I love the idea of the iMessage App Store. I love Apple’s focus on privacy. I love building on top of an app I use all day everyday. But not only is the iMessage App Store dying —I’m afraid it might already be dead.
“Where are my stickers?”
5 months in, normal people still have no idea where the iMessage App Store is, how to access it, or how to use it.
Stickers, apps, and store are deeply, excruciatingly buried in iMessage’s confusing UI.
This is what it currently looks like:
- So many taps.
- Hiding the Photo, Digital Touch, and App Store icons behind the caret (Screen A) makes discovery really hard and forces an extra tap.
- Speaking of Digital Touch (the heart icon in Screen B). No one uses it. Get rid of it.
- Using the App Store icon (Screen B) to access the iMessage app drawer doesn’t make sense. I’m guessing Apple did it to highlight the fact that the iMessage App Store was new? But tapping it doesn’t take you to the store — it takes you to either the “Recents” list (Screen C) or to the iMessage sticker or app you most recently used. It’s confused everyone I’ve ever shown it to.
- And, lastly, the fact that they used the App Store icon to show and hide the iMessage app drawer means they couldn’t use it for the store itself (Screen D)! So they had to use that ridiculous plus icon.
And this is what I think could be done to improve it:
- If we get rid of Digital Touch, we could avoid using the caret at all and, instead, show the Photo and iMessage app drawer icons 100% of the time. This makes discoverability better and saves a tap (Screen A).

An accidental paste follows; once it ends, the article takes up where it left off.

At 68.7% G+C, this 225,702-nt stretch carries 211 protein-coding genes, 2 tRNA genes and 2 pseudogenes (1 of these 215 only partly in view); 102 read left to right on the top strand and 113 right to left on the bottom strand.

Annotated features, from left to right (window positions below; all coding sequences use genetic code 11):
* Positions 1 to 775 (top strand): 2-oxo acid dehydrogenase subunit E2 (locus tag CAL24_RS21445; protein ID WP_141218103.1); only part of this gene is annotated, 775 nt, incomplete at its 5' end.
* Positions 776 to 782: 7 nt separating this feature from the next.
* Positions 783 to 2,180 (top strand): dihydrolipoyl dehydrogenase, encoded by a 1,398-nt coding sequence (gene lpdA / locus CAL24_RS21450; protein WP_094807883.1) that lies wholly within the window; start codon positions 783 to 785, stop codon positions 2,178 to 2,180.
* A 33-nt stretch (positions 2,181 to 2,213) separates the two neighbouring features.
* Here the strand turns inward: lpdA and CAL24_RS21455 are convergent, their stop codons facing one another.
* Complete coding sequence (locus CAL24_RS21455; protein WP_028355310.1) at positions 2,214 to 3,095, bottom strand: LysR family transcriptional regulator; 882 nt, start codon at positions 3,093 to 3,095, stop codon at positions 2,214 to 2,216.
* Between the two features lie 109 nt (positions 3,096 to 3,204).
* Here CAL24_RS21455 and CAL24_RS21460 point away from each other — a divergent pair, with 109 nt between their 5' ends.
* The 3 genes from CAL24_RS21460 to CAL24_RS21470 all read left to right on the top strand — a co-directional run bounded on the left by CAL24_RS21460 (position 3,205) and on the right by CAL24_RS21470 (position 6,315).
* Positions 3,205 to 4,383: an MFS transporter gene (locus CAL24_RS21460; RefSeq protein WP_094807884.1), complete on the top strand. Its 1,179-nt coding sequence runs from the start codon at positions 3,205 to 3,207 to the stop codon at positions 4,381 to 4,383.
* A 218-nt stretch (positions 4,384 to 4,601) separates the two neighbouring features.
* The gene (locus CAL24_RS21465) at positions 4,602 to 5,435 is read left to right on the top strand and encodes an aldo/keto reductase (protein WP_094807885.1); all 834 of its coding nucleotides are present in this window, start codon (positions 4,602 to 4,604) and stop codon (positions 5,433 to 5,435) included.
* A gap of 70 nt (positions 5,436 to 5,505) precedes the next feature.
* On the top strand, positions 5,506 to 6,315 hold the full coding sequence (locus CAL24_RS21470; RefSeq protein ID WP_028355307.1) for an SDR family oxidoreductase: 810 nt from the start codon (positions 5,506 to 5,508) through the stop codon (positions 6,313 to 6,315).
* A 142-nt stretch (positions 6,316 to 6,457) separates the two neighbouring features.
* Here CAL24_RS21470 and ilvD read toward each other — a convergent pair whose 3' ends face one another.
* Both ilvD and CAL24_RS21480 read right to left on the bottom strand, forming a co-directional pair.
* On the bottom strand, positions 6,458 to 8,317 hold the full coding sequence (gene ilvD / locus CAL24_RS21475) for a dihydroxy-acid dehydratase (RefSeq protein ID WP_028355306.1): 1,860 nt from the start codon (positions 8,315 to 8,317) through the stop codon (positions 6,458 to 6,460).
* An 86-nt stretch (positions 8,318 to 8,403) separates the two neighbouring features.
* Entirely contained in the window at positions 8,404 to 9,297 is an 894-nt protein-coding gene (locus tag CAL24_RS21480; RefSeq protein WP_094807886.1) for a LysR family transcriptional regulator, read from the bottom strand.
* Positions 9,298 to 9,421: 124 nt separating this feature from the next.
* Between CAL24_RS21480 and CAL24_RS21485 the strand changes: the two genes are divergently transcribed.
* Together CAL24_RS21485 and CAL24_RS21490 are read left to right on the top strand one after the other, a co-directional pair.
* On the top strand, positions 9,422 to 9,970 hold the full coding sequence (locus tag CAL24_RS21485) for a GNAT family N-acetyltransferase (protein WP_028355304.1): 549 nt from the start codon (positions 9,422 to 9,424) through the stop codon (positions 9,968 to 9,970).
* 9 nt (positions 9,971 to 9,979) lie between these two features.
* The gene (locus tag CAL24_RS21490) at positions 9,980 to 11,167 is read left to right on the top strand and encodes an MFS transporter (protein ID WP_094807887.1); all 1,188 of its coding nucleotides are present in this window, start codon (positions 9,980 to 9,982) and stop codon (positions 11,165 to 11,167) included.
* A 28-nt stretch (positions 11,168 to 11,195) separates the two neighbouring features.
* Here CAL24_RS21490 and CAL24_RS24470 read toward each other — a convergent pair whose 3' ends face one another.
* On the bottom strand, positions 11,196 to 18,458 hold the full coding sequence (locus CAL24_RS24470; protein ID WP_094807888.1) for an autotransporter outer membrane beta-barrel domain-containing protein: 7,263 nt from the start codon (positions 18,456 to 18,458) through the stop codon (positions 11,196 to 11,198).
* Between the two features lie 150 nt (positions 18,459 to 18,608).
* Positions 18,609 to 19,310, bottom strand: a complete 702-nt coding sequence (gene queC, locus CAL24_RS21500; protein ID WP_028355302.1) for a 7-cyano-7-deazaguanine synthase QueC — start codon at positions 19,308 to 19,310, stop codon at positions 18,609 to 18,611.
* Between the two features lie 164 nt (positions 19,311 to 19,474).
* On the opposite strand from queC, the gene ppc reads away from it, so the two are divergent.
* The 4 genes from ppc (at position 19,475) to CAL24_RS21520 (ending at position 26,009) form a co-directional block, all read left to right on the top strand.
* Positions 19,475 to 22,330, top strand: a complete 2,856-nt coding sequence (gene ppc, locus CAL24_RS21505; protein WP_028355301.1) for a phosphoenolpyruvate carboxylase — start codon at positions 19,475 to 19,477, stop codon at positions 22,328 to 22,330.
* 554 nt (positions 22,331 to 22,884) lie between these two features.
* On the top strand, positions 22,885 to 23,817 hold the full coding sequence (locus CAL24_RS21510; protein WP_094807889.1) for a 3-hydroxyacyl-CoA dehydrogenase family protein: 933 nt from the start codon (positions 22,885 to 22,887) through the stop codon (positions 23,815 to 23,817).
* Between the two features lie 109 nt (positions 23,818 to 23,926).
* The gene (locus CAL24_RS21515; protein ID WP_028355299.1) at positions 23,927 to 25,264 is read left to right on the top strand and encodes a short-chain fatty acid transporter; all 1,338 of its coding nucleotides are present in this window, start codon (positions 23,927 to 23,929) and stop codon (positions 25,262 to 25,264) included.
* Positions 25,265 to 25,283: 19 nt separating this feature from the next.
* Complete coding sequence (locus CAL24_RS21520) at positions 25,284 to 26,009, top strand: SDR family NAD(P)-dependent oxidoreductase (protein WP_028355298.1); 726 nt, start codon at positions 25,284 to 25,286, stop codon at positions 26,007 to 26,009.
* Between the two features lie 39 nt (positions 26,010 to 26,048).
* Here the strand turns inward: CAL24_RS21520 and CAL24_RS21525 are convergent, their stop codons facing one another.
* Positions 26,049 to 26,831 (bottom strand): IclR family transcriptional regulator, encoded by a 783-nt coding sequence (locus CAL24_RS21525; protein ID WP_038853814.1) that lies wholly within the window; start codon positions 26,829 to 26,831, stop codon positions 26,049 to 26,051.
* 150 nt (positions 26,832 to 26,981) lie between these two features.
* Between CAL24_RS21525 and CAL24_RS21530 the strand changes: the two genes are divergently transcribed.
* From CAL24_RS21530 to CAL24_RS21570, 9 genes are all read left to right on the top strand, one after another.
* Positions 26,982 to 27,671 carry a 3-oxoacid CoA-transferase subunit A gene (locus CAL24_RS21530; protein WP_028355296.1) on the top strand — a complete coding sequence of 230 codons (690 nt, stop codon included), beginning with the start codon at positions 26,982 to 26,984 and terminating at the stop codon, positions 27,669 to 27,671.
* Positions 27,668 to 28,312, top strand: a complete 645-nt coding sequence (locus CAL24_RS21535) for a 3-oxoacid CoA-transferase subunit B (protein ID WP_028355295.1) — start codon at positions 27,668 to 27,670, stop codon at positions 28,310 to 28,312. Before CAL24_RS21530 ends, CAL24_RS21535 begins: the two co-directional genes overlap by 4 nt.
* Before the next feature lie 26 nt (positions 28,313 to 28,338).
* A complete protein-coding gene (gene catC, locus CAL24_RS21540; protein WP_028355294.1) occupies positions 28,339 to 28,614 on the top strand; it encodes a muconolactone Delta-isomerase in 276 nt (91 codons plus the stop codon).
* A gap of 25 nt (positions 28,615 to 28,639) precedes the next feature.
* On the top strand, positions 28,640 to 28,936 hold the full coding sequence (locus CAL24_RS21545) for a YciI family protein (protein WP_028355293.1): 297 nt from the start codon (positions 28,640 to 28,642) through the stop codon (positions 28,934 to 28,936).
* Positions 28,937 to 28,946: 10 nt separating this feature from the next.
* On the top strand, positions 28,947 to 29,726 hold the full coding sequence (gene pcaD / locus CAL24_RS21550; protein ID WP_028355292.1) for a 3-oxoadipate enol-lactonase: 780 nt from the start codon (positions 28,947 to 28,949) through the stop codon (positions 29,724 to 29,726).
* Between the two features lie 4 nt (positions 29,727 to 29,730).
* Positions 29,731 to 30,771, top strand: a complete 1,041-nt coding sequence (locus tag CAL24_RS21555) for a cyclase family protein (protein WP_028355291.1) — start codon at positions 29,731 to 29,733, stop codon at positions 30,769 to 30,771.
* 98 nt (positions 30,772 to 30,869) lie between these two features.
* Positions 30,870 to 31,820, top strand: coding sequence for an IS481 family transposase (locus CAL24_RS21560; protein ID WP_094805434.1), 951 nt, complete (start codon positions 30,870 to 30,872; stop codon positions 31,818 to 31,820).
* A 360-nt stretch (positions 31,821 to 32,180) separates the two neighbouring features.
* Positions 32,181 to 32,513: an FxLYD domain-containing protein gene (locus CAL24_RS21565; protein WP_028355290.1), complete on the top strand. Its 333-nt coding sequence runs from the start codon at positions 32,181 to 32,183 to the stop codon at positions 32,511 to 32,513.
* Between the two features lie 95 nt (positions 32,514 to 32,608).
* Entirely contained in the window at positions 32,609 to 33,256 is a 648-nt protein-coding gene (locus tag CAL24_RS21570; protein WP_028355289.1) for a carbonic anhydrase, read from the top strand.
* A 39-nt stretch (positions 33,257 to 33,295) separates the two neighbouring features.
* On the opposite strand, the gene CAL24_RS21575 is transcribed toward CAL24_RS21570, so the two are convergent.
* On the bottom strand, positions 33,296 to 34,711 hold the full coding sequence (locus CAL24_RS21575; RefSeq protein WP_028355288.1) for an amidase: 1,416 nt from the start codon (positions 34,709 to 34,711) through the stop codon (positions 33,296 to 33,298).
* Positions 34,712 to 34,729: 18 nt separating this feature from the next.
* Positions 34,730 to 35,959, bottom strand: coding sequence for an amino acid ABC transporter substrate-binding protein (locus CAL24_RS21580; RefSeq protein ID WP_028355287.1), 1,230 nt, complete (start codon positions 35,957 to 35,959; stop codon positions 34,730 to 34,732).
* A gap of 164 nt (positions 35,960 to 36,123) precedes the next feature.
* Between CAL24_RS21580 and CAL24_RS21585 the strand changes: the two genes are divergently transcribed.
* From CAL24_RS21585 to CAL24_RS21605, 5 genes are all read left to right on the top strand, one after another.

- Let’s replace the confusing App Store icon that currently launches the iMessage app drawer with the 4 dots icon instead (Screen A). This is the most emblematic icon from the iMessage App Store and, if instead of going straight to Recents or the most recently used sticker or app, we went to the app list every time (Screen B), the user would feel a lot more confident that they knew exactly what was going to happen every time they tapped that button.
- The added benefit of using the 4 dots icon instead of the App Store icon is we can once again use the App Store icon for the actual, ya know, App Store (Screen B).
The other reason people are still clueless about the iMessage App Store is, unlike the Happy Birthday balloons ad or the Portrait mode ad, Apple has done zero promotion to help explain the iMessage App store.
Back in Nov ’16 Apple & TBWA\MAL were working on an iMessage App Store TV spot that focused on stickers called “Soda Pop”. But it died.
My guess? They saw a lot less money from the first couple of months of the iMessage App Store than they’d forecasted, so they killed it.
But not promoting the iMessage App Store is a self fulfilling prophecy.
What in curation?
Same problem with curation. This is the Featured screen for iMessage App Store last week:
The featured screen of the iMessage App Store reminds me of someone’s neglected blog. This lack of active curation especially hurts stickers.
Without Apple’s curation the Top Paid has been dominated by big names like Disney, which currently has 15 sticker packs in the Top 50.
Could Apple fix this by hiring more people to run the iMessage App Store? Maybe. But my guess is there isn’t enough revenue to justify that.
They’ve probably run the numbers on current traffic and know that an increase in curation wouldn’t lead to enough of an increase in revenue.
iMessage Clip Art Store
Last year when I submitted my first stickers, a few days before the store was set to open, I was convinced they wouldn’t get approved.
Looking back now, that was of course laughable, because it’s been quantity over quality in the “iMessage Clip Art Store” since day one.
The big question
So the big question remains: is the iMessage App Store just dying, or is it already dead? Is it DOA like iTunes Ping or does it have potential, warts and all, like the Apple Watch?
- fixes the UI
- promotes & explains it
- actively curates
- introduces quality control
Then the iMessage App Store stands a chance.
But if Apple doesn’t do those things — and depending on the revenue numbers they might be perfectly justified in not doing those things — the iMessage App Store is dead.